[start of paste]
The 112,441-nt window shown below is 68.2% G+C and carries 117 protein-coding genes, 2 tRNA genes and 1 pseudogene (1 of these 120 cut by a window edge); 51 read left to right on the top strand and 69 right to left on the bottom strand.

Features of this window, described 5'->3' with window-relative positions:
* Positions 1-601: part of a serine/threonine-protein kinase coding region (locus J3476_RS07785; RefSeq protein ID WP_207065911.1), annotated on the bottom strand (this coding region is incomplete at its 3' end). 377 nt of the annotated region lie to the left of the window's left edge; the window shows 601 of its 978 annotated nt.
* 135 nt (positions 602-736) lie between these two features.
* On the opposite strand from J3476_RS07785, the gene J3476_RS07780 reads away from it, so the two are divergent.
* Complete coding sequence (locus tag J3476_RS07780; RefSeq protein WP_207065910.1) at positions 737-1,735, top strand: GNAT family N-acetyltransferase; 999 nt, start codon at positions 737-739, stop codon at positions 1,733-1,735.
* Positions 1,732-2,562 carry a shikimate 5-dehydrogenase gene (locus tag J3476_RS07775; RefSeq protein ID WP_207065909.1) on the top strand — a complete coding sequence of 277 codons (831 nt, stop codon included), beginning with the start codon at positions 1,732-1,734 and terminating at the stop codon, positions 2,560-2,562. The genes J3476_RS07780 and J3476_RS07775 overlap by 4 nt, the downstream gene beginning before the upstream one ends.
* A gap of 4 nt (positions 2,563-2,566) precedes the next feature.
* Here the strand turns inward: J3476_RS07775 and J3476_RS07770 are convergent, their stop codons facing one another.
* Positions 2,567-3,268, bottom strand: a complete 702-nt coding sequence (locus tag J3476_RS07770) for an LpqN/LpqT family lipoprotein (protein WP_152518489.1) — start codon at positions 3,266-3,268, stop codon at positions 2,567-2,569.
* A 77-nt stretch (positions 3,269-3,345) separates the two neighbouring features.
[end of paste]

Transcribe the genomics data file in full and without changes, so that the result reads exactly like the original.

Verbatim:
The 112,441-nt window shown below is 68.2% G+C and carries 117 protein-coding genes, 2 tRNA genes and 1 pseudogene (1 of these 120 cut by a window edge); 51 read left to right on the top strand and 69 right to left on the bottom strand.

Features of this window, described 5'->3' with window-relative positions:
* Positions 1-601: part of a serine/threonine-protein kinase coding region (locus J3476_RS07785; RefSeq protein ID WP_207065911.1), annotated on the bottom strand (this coding region is incomplete at its 3' end). 377 nt of the annotated region lie to the left of the window's left edge; the window shows 601 of its 978 annotated nt.
* 135 nt (positions 602-736) lie between these two features.
* On the opposite strand from J3476_RS07785, the gene J3476_RS07780 reads away from it, so the two are divergent.
* Complete coding sequence (locus tag J3476_RS07780; RefSeq protein WP_207065910.1) at positions 737-1,735, top strand: GNAT family N-acetyltransferase; 999 nt, start codon at positions 737-739, stop codon at positions 1,733-1,735.
* Positions 1,732-2,562 carry a shikimate 5-dehydrogenase gene (locus tag J3476_RS07775; RefSeq protein ID WP_207065909.1) on the top strand — a complete coding sequence of 277 codons (831 nt, stop codon included), beginning with the start codon at positions 1,732-1,734 and terminating at the stop codon, positions 2,560-2,562. The genes J3476_RS07780 and J3476_RS07775 overlap by 4 nt, the downstream gene beginning before the upstream one ends.
* A gap of 4 nt (positions 2,563-2,566) precedes the next feature.
* Here the strand turns inward: J3476_RS07775 and J3476_RS07770 are convergent, their stop codons facing one another.
* Positions 2,567-3,268, bottom strand: a complete 702-nt coding sequence (locus tag J3476_RS07770) for an LpqN/LpqT family lipoprotein (protein WP_152518489.1) — start codon at positions 3,266-3,268, stop codon at positions 2,567-2,569.
* A 77-nt stretch (positions 3,269-3,345) separates the two neighbouring features.